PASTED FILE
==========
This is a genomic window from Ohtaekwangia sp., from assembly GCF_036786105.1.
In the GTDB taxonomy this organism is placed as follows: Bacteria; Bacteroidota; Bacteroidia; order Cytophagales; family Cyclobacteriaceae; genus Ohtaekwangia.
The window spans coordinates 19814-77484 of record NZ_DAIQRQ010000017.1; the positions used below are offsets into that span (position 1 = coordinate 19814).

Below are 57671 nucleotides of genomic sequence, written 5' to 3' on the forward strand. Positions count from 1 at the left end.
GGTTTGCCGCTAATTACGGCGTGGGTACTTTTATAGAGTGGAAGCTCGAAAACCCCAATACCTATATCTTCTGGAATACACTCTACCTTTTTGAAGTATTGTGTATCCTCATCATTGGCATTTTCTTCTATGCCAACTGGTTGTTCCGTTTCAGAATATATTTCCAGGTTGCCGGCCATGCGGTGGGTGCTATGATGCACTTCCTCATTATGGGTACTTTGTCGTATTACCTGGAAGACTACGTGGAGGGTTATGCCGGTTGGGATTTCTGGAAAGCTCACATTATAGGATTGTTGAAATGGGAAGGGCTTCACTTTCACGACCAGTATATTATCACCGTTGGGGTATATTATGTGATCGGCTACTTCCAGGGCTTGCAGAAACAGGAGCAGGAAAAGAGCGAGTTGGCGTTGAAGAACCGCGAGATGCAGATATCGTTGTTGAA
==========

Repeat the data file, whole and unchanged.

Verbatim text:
This is a genomic window from Ohtaekwangia sp., from assembly GCF_036786105.1.
In the GTDB taxonomy this organism is placed as follows: Bacteria; Bacteroidota; Bacteroidia; order Cytophagales; family Cyclobacteriaceae; genus Ohtaekwangia.
The window spans coordinates 19814-77484 of record NZ_DAIQRQ010000017.1; the positions used below are offsets into that span (position 1 = coordinate 19814).

Below are 57671 nucleotides of genomic sequence, written 5' to 3' on the forward strand. Positions count from 1 at the left end.
GGTTTGCCGCTAATTACGGCGTGGGTACTTTTATAGAGTGGAAGCTCGAAAACCCCAATACCTATATCTTCTGGAATACACTCTACCTTTTTGAAGTATTGTGTATCCTCATCATTGGCATTTTCTTCTATGCCAACTGGTTGTTCCGTTTCAGAATATATTTCCAGGTTGCCGGCCATGCGGTGGGTGCTATGATGCACTTCCTCATTATGGGTACTTTGTCGTATTACCTGGAAGACTACGTGGAGGGTTATGCCGGTTGGGATTTCTGGAAAGCTCACATTATAGGATTGTTGAAATGGGAAGGGCTTCACTTTCACGACCAGTATATTATCACCGTTGGGGTATATTATGTGATCGGCTACTTCCAGGGCTTGCAGAAACAGGAGCAGGAAAAGAGCGAGTTGGCGTTGAAGAACCGCGAGATGCAGATATCGTTGTTGAA